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Popular science writers are claiming MIT physicist Jeremy England has solved the origin of life, but they fail to explain how new biological information or molecular machines first arose.
In the law there’s a saying, “When the facts are on your side, pound the facts. When the facts aren’t on your side, pound the table.” Some popular science writers have apparently embraced that maxim while declaring that Massachusetts Institute of Technology physicist Jeremy England may have solved the origin of life.
At Salon, Paul Rosenberg recently asserted that England’s work shows “God is on the ropes” and threatens “to undo everything the wacky right holds dear.” Claiming England “has creationists and the Christian right terrified,” Rosenberg must be borrowing rhetorical excesses from Chris Mooney, who likewise wrongly alleged last year in Mother Jones that science “has creationists terrified.”
So what exactly are England’s momentous ideas? Business Insider reviewed his theories last month, explaining they are based upon thermodynamic principles that cause matter to “gradually restructure itself in order to dissipate increasingly more energy.”
Credit: Creation Museum
Quoting the physicist, the article maintains, “the origin and subsequent evolution of life follow from the fundamental laws of nature and ‘should be as unsurprising as rocks rolling downhill.’” According to England, “You start with a random clump of atoms, and if you shine light on it for long enough, it should not be so surprising that you get a plant.”
Rosenberg mocks the skeptics, noting that "the sun provides more than enough energy to drive" life processes, overcoming thermodynamic barriers. He’s correct that the earth is an open system receiving sunlight which maintains life, but he fails to appreciate how living organisms harness energy.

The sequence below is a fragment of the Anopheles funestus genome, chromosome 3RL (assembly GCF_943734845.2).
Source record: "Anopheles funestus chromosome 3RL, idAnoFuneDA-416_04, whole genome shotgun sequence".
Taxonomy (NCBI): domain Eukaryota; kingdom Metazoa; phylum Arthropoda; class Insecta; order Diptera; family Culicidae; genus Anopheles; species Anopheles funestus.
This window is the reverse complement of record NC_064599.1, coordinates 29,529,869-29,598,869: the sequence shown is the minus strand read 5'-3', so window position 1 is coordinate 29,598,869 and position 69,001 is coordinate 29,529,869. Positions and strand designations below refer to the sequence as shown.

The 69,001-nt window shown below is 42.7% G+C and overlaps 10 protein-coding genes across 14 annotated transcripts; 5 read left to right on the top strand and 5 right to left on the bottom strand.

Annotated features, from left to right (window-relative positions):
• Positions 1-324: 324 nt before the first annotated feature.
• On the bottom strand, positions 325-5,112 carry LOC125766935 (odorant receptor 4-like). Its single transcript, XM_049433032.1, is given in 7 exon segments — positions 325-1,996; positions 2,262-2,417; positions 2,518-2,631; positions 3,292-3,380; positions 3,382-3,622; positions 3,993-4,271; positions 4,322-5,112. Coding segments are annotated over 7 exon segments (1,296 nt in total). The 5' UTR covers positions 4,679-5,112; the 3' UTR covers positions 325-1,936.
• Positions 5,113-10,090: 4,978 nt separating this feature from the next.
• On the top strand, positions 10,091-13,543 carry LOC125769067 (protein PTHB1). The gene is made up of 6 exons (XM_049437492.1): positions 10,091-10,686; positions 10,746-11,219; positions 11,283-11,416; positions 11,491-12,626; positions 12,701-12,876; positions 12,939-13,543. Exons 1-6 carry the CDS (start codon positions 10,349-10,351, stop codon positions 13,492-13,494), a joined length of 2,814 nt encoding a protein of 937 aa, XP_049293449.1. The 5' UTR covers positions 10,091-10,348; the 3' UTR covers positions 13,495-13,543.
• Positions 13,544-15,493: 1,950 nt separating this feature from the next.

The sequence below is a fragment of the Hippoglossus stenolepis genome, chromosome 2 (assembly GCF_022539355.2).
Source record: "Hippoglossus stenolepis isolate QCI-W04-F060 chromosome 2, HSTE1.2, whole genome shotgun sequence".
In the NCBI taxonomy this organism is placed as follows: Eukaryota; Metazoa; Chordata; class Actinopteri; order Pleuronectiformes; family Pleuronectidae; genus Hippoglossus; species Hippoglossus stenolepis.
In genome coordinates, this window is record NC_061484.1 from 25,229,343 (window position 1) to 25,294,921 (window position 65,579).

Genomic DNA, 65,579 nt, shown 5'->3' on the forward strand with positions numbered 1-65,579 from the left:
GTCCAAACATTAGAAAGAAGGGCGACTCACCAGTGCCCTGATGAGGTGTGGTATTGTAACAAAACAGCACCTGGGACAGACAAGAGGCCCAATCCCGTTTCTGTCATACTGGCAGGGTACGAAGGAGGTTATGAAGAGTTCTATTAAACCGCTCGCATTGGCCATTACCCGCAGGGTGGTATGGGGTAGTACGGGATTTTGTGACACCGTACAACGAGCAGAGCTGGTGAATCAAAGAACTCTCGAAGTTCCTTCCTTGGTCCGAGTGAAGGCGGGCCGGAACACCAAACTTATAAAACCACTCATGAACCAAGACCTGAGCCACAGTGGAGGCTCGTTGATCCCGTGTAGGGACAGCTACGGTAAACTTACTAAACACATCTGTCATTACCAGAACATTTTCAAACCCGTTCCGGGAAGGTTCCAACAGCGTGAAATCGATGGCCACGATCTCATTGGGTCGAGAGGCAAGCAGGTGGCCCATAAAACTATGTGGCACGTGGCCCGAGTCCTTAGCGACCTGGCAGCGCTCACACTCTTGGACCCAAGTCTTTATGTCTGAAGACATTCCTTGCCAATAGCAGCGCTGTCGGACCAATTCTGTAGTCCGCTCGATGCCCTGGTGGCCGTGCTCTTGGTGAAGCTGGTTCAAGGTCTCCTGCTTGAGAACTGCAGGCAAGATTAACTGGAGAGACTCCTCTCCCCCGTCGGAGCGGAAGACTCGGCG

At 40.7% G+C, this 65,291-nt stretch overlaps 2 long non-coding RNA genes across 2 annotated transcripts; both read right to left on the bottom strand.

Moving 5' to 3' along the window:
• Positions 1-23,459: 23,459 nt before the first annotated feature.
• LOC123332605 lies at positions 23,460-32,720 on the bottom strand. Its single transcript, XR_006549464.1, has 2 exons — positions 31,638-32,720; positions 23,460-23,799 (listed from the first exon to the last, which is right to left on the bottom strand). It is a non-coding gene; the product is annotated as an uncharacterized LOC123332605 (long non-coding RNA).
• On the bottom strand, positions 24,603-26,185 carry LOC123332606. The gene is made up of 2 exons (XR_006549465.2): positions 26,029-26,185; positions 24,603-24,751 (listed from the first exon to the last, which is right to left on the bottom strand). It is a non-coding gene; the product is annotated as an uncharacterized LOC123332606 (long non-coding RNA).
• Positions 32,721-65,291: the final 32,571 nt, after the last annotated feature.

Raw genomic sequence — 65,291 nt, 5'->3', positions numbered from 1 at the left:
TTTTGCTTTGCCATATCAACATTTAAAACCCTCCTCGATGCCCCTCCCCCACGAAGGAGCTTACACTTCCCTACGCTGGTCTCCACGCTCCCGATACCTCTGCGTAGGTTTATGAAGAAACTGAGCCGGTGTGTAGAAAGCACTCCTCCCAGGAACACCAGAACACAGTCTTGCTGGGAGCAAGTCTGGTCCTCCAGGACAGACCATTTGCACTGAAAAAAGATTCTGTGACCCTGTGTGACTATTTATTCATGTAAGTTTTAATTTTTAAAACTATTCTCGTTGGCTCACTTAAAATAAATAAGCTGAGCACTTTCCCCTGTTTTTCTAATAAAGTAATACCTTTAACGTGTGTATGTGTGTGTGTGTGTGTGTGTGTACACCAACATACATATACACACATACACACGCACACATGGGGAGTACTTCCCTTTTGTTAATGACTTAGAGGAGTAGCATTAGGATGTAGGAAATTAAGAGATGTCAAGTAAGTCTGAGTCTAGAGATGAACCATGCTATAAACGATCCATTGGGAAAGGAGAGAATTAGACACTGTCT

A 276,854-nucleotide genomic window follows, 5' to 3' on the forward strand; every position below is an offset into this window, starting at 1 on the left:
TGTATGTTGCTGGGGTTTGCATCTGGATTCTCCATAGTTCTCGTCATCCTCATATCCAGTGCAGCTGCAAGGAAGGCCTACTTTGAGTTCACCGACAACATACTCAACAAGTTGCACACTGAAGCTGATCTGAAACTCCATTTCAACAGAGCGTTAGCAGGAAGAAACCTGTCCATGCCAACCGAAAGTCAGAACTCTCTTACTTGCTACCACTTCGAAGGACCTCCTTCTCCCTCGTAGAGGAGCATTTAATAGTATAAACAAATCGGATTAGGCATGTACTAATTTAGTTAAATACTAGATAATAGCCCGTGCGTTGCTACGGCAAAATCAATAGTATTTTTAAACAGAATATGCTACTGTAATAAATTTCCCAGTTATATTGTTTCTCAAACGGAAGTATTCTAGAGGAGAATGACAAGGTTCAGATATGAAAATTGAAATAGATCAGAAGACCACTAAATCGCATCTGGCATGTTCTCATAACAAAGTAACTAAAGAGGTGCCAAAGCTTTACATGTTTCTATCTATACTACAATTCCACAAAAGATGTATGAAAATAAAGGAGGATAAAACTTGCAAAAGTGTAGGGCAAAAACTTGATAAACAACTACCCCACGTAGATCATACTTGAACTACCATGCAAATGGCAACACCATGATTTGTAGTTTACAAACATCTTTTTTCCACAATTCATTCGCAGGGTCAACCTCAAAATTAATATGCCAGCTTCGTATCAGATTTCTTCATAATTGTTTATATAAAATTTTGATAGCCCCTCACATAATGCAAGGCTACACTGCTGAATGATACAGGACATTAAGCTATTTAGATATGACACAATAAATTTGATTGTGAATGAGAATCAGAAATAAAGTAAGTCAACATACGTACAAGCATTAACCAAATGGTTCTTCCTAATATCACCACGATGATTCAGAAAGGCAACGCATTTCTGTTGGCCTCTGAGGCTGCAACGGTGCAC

Humans often overcome energetic barriers by building machines that use energy to do work. Living organisms are similar.
Sunlight maintains life on earth only because many organisms contain molecular machines which act as miniature solar cells, collecting sunlight and converting it into chemical energy. These organisms contain information encoded in their DNA—software which is translated by additional cellular machinery to build functional proteins, some of which are then choreographed to assemble into light-harvesting molecular machines.
Other organisms can then feed on photosynthetic organisms and convert them into their own chemical fuel. Every part of life’s complex web requires enormous suites molecular machines that, again, are encoded in the language-based genomes at the heart of every living cell.
A picture with a zoom effect show a grafic traces of proton-proton collisions events measured by European Organization for Nuclear Research (CERN) in the Compact Muon Solenoid (CMS) experience on May 25, 2011 in the search for the Higgs boson. AFP PHOTO / FABRICE COFFRINI
The fundamental problem with England’s theories, and Rosenberg’s polemics, is that sunlight and other forms of energy do not generate new genetic information, nor do they produce new types of biological machines.
It’s one thing to observe that energy keeps a machine running; it’s quite another to claim energy produced the machine in the first place. You could shine light on random Scrabble tiles or disassembled computer components for billions of years, and you’ll never produce a Shakespearean Sonnet or a functional computer. No wonder Harvard biophysicist Eugene Shakhnovich called England’s proposals “extremely speculative, especially as applied to life phenomena.”
Despite the bluster of materialist science writers, many theorists have admitted no natural explanation for the origin of life.
In 2011, Eugene Koonin, a senior scientist at the National Institutes of Health, starkly acknowledged that “the origin of life field is a failure—we still do not have even a plausible coherent model, let alone a validated scenario, for the emergence of life on Earth.” In his view, “A succession of exceedingly unlikely steps is essential for the origin of life, from the synthesis and accumulation of nucleotides to the origin of translation” making “the final outcome seem almost like a miracle.”
Likewise, last year the eminent cell biologist Franklin Harold acknowledged in a University of Chicago Press book that “the study of life’s origins has failed to generate a coherent and persuasive framework.” Harold warns, “we may still be missing some essential insight.”
Dr. England’s work, interesting though it may be, does not provide that insight. Sunlight—or any known form of energy—does not produce the genetic information life needs to build its complex machinery. In our experience, only one cause generates new language-based information or machine-like structures: intelligence.
Dr. England shouldn’t be faulted if materialists are co-opting his work into an overstated crusade against God and conservative politics. But naturalistic accounts of life’s origins remain as elusive as they have ever been.
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